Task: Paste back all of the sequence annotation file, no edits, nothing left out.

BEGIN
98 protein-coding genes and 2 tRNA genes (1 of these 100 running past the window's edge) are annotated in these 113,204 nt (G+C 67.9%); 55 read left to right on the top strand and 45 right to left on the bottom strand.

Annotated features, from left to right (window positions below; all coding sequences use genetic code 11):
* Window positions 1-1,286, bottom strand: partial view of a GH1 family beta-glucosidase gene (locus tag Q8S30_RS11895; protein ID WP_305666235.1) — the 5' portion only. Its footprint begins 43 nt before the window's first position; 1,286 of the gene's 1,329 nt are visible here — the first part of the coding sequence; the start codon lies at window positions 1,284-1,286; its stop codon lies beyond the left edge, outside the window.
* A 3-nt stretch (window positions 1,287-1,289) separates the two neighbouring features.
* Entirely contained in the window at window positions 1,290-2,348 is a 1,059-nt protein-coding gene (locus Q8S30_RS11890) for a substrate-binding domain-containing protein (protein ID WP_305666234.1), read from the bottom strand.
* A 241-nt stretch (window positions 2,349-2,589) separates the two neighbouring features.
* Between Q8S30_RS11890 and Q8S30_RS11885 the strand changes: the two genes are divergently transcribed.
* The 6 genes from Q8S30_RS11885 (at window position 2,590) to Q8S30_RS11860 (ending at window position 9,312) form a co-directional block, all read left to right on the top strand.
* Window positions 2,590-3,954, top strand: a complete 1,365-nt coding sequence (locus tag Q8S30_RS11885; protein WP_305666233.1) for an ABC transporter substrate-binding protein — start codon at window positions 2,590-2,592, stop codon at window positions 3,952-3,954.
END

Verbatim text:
98 protein-coding genes and 2 tRNA genes (1 of these 100 running past the window's edge) are annotated in these 113,204 nt (G+C 67.9%); 55 read left to right on the top strand and 45 right to left on the bottom strand.

Annotated features, from left to right (window positions below; all coding sequences use genetic code 11):
* Window positions 1-1,286, bottom strand: partial view of a GH1 family beta-glucosidase gene (locus tag Q8S30_RS11895; protein ID WP_305666235.1) — the 5' portion only. Its footprint begins 43 nt before the window's first position; 1,286 of the gene's 1,329 nt are visible here — the first part of the coding sequence; the start codon lies at window positions 1,284-1,286; its stop codon lies beyond the left edge, outside the window.
* A 3-nt stretch (window positions 1,287-1,289) separates the two neighbouring features.
* Entirely contained in the window at window positions 1,290-2,348 is a 1,059-nt protein-coding gene (locus Q8S30_RS11890) for a substrate-binding domain-containing protein (protein ID WP_305666234.1), read from the bottom strand.
* A 241-nt stretch (window positions 2,349-2,589) separates the two neighbouring features.
* Between Q8S30_RS11890 and Q8S30_RS11885 the strand changes: the two genes are divergently transcribed.
* The 6 genes from Q8S30_RS11885 (at window position 2,590) to Q8S30_RS11860 (ending at window position 9,312) form a co-directional block, all read left to right on the top strand.
* Window positions 2,590-3,954, top strand: a complete 1,365-nt coding sequence (locus tag Q8S30_RS11885; protein WP_305666233.1) for an ABC transporter substrate-binding protein — start codon at window positions 2,590-2,592, stop codon at window positions 3,952-3,954.